14. Aaaahhh Snuckums ;o)

    Have to point out though that Ted Bundy, Osama bin Laden were probably not created that way.

    I would have subscribed to the notion of all created equal up until very recently. However as is appears that some people are born with malfunctions in the bit of the brain that deals with conscience and empathy. They can’t help it but that would make them less equal. The existance of such people is a major challange to my world view and I still haven’t resolved it all.

  15. Aileen – whether or not all people are equal when "created" or if it’s only the vast majority of them because a minority have a genetic code that ensures an organic malfunction, the point is that none of us stay the same as when we are created. And it’s who we are and what we do that is important – not an abstract concept about our state at the exact point of creation – which in itself is open to all sorts of debate.

    Fact of the matter is that people aren’t equal – either in physical attributes, intellect, capabilities or morality. So The claim that "all men are created equal" has no bearing on anything practical.

  16. Mad

    Considering that there ere so many people who consider that being black, etc, an attirbute you are born with, makes you lesser, the prinicple that all men are created equal is important. My example above is the only exception I allow. It also lends itself to the "equal before the law" principle.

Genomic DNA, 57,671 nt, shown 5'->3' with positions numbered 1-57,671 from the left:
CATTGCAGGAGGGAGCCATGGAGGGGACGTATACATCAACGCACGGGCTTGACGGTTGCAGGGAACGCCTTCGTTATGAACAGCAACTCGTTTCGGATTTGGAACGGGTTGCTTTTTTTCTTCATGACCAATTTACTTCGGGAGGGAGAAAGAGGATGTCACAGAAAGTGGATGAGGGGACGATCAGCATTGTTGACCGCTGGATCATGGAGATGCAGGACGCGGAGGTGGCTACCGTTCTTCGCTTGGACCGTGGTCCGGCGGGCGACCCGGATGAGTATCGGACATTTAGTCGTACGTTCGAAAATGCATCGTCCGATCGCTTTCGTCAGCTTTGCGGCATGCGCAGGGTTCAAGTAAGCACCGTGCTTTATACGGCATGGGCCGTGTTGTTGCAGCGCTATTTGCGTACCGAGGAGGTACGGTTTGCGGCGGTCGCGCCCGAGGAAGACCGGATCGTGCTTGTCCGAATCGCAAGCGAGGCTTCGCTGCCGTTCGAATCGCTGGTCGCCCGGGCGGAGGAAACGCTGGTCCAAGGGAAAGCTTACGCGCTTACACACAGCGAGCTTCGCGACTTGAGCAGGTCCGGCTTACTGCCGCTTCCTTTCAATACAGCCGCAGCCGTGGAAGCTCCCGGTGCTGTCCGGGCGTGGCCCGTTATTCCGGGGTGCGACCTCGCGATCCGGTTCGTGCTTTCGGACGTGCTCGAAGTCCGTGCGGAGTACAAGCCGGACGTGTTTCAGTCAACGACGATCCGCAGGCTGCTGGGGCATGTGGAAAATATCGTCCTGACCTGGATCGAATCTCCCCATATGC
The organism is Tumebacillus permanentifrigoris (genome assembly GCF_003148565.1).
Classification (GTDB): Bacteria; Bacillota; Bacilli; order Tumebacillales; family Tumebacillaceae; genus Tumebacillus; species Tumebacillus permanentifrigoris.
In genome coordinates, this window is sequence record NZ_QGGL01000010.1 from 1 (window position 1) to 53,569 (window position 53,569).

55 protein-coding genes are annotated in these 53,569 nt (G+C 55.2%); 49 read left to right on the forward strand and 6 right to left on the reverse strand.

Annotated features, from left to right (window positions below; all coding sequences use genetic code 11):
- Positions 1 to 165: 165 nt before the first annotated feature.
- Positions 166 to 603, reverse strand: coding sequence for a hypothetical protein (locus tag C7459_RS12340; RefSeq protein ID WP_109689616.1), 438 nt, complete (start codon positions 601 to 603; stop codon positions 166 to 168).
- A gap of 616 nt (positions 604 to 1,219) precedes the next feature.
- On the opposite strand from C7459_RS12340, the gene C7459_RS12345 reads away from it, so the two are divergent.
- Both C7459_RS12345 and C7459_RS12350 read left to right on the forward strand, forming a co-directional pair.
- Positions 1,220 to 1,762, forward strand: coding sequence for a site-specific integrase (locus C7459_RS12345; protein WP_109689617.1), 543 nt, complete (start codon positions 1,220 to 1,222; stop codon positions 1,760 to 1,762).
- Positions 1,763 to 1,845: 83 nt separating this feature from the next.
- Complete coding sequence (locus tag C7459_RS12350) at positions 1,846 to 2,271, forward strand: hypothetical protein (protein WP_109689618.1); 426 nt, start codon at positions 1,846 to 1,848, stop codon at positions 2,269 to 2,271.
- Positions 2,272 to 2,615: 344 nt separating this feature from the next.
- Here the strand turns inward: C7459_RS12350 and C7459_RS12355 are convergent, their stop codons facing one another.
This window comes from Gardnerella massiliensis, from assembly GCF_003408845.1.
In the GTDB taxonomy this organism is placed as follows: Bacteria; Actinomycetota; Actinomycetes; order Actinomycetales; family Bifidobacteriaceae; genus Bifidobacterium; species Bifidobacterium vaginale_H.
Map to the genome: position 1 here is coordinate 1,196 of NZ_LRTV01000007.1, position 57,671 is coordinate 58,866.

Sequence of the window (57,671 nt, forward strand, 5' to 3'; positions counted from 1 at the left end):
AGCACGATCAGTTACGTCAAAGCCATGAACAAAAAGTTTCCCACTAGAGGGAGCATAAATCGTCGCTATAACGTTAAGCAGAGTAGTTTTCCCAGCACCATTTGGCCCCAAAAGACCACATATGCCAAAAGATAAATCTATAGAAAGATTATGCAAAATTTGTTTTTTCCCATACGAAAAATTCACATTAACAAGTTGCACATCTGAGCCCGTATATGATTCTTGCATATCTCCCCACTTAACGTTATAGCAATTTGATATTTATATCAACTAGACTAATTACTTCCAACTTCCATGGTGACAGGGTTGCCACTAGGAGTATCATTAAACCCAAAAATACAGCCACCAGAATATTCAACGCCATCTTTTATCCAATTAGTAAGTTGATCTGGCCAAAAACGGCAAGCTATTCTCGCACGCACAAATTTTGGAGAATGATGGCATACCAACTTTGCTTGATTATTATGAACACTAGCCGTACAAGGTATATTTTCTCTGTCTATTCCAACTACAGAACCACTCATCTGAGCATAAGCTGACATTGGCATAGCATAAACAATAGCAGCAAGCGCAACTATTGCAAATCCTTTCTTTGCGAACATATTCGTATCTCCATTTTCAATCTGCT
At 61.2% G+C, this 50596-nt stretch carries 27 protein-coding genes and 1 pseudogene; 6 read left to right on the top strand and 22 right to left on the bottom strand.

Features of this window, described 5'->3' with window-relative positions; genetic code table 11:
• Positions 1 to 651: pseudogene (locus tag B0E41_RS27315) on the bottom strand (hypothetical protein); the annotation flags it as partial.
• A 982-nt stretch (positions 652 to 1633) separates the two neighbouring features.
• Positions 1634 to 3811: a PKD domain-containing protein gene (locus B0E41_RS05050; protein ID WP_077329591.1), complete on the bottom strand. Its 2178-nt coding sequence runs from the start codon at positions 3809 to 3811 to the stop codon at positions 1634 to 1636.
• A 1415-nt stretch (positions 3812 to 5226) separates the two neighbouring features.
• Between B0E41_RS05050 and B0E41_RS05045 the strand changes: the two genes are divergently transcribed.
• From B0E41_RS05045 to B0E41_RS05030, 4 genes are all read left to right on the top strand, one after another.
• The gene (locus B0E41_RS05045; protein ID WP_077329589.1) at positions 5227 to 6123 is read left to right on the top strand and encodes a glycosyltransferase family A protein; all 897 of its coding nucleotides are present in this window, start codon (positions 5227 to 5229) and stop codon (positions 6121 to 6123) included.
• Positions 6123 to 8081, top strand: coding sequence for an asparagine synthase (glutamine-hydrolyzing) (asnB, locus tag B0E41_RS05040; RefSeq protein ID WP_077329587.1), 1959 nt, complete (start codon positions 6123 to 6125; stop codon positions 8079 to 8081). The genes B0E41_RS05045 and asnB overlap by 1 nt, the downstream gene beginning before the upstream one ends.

"Fact of the matter is that people aren’t equal – either in physical attributes, intellect, capabilities or morality. "

    Excluding the morality, that makes them different not unequal. .And morality is not something that you are born with, except in therms of my exception above.

  17. David,

    I just typed a comment that included a TinyURL, previewed it, made changes then hit "Create Post" and it never arrived on this thread. Is this a SquareSpace glitch (or should I just get all paranoid)?

  18. Let’s try posting what I can remember from my lost comment. (BTW, this may have benn lost due to the link.)

    OK, Decl. of Ind. VS Const.


    The Declaration of Independence is a rather straightforward outcry against British tyranny and the necessity (according to the authors) of an independent union of states, i.e. the United States. The Constitution on the other hand lacks the emotion, the straightforwardness, and overall excitement. It is rather a complex set of guidelines for which the government is to be modeled after and operator’s manual for utilizing the government for regular duty. The Constitution rarely gets looked at as an entity of political ideology, yet it maintains a strict Federalist work with scattered Republican concessions (Bill of Rights). The revolutionary sentiments that were so evident in the writing of the Declaration of Independence would evolve into the reactionary nature of the future capitalist state outlined in the Constitution.

  19. ‘I think it was called Gerrymandering..’

    Which also occurred in nationalist areas. A stroke is better than permanent myopia.

  20. Andrew,

    I never suggested it were only one sided. I’m only a commenter, expecting higher standards of those with the soapbox.

  21. Mad: I was out Monday so missed your comment until I double-back in time. The words all men were created equal was not ment to convey what we scientifically know to be true, that some people are short, blind, deaf etc. What it means is that all men should be treated equally under the law. As correctly pointed out, a number of years were needed to have the sentiment realised.

Comments are closed.